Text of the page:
Jonathan Tjarks: The Celtics’ decision to move down from the no. 1 overall pick to no. 3 this week puts them in a position to pick between Jayson Tatum and Josh Jackson, the two most highly touted forwards in this year’s draft (although the Lakers could still throw a wrench in their plans if they end up passing on Lonzo Ball at no. 2). However, for the sake of the argument, let’s assume Philly takes Markelle Fultz and L.A. picks the hometown kid. While Jackson has gotten more publicity this season, The Ringer’s Kevin O’Connor is one of the few writers who has consistently rated Tatum over him. He called the Celtics trading down last week, so even if their front office isn’t reading his columns for advice, they seem to be operating from a similar set of assumptions. Kevin, what’s the case for Tatum at no. 3, and what type of player do you think he will be in the NBA? I’m not as high on him as you are, but it would be good for you to lay out his strengths before I start hating.
Danny Chau: Let’s set the table a bit first: Tatum has the biggest rankings disparity among the top-10 prospects in The Ringer’s 2017 NBA Draft Guide. O’Connor has him as his no. 2 prospect; he thinks Tatum’s a superstar. Tjarks and I have him at no. 9; we clearly don’t. Nine, two, nine. That makes Jayson Tatum a sandwich, but is he a hot dog? (Sorry. Ignore that.)
Kevin O’Connor: Go-to scoring is the hardest skill to find in the NBA. I’m talking about players you feed the ball to in an emergency situation toward the end of the clock, players you lean on in the fourth quarter when the defense is locked in and the game is muddied in the half court. These are irreplaceable talents found on every championship in league history. The league has evolved, but they’ve remained critically important even in this new era. This general idea is why I rank Tatum second on my big board.
Tatum possesses feel and fluidity at the highest level, and he’s still a pretty good athlete to match. So many players enter the league with a loose handle, but at just 19, Tatum displays advanced maneuvers you’d expect from a long-time pro. If you took every freshman prospect this century and graded them on their footwork at the same age, Tatum would rank in an extremely high percentile. He’s not a springy athlete, but he’s fluid with a quick first step. His body control allows him to twist, bend, and contort his body while attacking. Tatum is silky smooth.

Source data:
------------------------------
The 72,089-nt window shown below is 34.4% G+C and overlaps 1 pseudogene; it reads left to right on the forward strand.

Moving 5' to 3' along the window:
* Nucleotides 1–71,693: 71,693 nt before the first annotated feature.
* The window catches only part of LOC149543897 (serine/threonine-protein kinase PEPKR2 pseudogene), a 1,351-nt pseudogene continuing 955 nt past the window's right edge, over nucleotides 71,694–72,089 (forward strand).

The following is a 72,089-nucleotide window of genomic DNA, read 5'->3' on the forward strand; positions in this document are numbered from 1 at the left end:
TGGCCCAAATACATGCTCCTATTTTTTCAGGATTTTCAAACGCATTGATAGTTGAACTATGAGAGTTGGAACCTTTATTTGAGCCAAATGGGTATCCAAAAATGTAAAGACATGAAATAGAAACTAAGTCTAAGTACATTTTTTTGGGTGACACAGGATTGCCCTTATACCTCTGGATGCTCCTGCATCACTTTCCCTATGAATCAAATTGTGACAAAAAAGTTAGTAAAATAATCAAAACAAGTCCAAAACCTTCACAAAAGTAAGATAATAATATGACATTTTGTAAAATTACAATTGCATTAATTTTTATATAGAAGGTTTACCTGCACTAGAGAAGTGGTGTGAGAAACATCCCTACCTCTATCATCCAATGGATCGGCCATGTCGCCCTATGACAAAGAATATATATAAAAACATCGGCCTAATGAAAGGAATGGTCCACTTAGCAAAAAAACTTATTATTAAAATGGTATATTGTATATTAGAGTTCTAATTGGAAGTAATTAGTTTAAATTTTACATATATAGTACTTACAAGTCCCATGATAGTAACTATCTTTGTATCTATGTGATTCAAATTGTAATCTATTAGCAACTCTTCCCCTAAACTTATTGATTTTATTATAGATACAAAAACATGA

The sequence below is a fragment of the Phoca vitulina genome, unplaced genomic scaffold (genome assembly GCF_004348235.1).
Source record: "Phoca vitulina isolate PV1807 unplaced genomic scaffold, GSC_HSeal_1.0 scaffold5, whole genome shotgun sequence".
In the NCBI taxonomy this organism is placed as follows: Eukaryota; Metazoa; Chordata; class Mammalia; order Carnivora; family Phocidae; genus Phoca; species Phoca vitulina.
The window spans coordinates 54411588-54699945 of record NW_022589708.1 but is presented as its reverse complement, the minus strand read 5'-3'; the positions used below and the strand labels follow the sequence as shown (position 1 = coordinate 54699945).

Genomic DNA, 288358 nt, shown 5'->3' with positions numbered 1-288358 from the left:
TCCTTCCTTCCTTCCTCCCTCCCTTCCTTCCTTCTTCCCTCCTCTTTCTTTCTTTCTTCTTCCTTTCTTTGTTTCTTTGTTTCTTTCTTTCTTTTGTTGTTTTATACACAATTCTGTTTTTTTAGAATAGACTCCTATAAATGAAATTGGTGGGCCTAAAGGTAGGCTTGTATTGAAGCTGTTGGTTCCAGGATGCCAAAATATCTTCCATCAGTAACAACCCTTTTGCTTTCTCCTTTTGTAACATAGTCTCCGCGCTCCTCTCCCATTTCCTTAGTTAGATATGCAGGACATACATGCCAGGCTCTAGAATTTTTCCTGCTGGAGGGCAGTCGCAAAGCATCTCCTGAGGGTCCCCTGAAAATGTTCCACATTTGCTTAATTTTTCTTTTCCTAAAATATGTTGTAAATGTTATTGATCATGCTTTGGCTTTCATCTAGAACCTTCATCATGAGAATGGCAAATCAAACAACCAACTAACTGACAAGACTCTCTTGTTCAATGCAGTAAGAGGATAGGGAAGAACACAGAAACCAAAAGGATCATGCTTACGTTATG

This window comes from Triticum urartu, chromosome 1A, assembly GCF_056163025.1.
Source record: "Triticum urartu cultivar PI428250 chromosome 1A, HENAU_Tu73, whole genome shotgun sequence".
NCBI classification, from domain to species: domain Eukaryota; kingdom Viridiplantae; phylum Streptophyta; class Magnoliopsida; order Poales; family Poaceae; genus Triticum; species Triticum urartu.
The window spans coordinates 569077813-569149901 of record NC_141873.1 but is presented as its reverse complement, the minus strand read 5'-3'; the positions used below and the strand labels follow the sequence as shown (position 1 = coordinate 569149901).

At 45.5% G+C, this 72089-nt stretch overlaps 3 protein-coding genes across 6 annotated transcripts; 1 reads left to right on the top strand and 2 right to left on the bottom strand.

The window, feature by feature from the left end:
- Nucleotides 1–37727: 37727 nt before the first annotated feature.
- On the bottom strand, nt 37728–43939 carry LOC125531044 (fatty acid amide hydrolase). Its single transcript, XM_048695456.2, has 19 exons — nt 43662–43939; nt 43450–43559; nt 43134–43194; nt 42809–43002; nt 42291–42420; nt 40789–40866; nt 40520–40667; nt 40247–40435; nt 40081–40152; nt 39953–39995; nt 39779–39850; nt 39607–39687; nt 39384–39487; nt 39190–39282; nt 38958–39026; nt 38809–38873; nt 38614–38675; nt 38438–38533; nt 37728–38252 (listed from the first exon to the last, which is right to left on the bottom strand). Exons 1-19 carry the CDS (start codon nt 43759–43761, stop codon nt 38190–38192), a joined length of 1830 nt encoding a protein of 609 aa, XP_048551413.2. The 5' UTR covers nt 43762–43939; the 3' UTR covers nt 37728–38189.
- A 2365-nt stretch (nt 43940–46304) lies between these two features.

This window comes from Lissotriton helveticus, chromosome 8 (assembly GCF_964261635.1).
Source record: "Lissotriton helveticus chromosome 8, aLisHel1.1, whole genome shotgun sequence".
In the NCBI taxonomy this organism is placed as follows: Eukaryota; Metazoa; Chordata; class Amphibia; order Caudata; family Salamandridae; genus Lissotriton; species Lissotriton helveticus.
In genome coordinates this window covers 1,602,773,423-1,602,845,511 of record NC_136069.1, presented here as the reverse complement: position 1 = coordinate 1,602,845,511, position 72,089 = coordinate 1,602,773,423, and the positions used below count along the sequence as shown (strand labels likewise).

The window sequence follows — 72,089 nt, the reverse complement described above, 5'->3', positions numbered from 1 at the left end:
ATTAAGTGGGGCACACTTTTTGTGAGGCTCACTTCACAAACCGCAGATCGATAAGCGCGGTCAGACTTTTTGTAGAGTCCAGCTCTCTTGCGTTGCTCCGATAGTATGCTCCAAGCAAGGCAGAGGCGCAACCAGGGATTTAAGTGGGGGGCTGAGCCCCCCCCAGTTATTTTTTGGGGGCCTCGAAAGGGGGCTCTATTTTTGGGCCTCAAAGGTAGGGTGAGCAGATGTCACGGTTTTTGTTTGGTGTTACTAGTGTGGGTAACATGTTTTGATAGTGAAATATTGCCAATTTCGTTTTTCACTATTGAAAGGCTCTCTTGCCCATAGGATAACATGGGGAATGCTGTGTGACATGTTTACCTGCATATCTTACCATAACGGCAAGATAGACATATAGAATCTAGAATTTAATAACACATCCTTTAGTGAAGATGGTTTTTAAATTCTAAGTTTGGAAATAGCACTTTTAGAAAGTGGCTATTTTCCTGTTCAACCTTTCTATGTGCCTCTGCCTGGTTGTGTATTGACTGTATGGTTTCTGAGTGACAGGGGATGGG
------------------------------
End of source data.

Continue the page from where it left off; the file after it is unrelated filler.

Dependable perimeter-scorer-types like Kawhi Leonard, Carmelo Anthony, and Gordon Hayward have developed into excellent offensive threats, and none of them were elite leapers or knockdown shooters at 19. Paul Pierce wasn’t either, and he’s perhaps the best comparison for Tatum given that his game is also founded on footwork. Nothing matters more than scoring, but sometimes there’s more focus on what Tatum can’t do rather than what he does at arguably the highest level of any player in this draft class.
Chau: You’re right, Kevin. Shot-making and footwork are important. Evan Turner taught me that.
In any case, there’s a lot of focus on what Tatum can’t do because that’s just the nature of talent evaluation at this stage in the draft process. Time doesn’t heal all wounds for elite prospects, it creates new ones. The reason top-flight athleticism and versatility are so highly prized in the draft is because they give teams a greater margin for error in their selections. If a player projects ability to guard three or four positions instead of one, that gives him better odds of surviving in an NBA environment; if a player has boundless athleticism, he will inherently be able to make plays that others less blessed wouldn’t be able to make, which allows for some breathing room in how they develop the rest of their game. Draft picks are gambles, and teams are trying to find the prospect who will hurt them the least — a prospect who, even if a few skills don’t translate, has enough ability in other facets of the game to overcome that. It’s a specialist vs. jack-of-all-trades debate, for sure.